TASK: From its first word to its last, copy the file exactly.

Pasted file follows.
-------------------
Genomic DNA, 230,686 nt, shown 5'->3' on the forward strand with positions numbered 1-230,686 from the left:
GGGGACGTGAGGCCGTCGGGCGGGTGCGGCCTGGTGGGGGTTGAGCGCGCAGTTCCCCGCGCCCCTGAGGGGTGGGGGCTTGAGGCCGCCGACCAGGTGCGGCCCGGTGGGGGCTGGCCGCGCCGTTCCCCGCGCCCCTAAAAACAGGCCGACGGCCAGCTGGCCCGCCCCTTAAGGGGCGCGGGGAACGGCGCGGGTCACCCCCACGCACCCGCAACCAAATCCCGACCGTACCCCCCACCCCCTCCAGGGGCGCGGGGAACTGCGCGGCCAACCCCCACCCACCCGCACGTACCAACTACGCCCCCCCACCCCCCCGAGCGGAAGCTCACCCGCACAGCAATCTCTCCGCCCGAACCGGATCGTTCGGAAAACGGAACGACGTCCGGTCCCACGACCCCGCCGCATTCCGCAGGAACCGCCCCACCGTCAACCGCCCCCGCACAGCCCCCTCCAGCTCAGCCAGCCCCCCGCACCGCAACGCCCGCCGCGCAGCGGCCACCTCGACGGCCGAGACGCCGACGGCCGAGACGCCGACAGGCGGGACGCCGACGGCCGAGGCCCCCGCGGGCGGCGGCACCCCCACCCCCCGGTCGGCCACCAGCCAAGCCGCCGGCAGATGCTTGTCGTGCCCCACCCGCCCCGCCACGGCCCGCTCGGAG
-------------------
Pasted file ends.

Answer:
Genomic DNA, 230,686 nt, shown 5'->3' on the forward strand with positions numbered 1-230,686 from the left:
GGGGACGTGAGGCCGTCGGGCGGGTGCGGCCTGGTGGGGGTTGAGCGCGCAGTTCCCCGCGCCCCTGAGGGGTGGGGGCTTGAGGCCGCCGACCAGGTGCGGCCCGGTGGGGGCTGGCCGCGCCGTTCCCCGCGCCCCTAAAAACAGGCCGACGGCCAGCTGGCCCGCCCCTTAAGGGGCGCGGGGAACGGCGCGGGTCACCCCCACGCACCCGCAACCAAATCCCGACCGTACCCCCCACCCCCTCCAGGGGCGCGGGGAACTGCGCGGCCAACCCCCACCCACCCGCACGTACCAACTACGCCCCCCCACCCCCCCGAGCGGAAGCTCACCCGCACAGCAATCTCTCCGCCCGAACCGGATCGTTCGGAAAACGGAACGACGTCCGGTCCCACGACCCCGCCGCATTCCGCAGGAACCGCCCCACCGTCAACCGCCCCCGCACAGCCCCCTCCAGCTCAGCCAGCCCCCCGCACCGCAACGCCCGCCGCGCAGCGGCCACCTCGACGGCCGAGACGCCGACGGCCGAGACGCCGACAGGCGGGACGCCGACGGCCGAGGCCCCCGCGGGCGGCGGCACCCCCACCCCCCGGTCGGCCACCAGCCAAGCCGCCGGCAGATGCTTGTCGTGCCCCACCCGCCCCGCCACGGCCCGCTCGGAG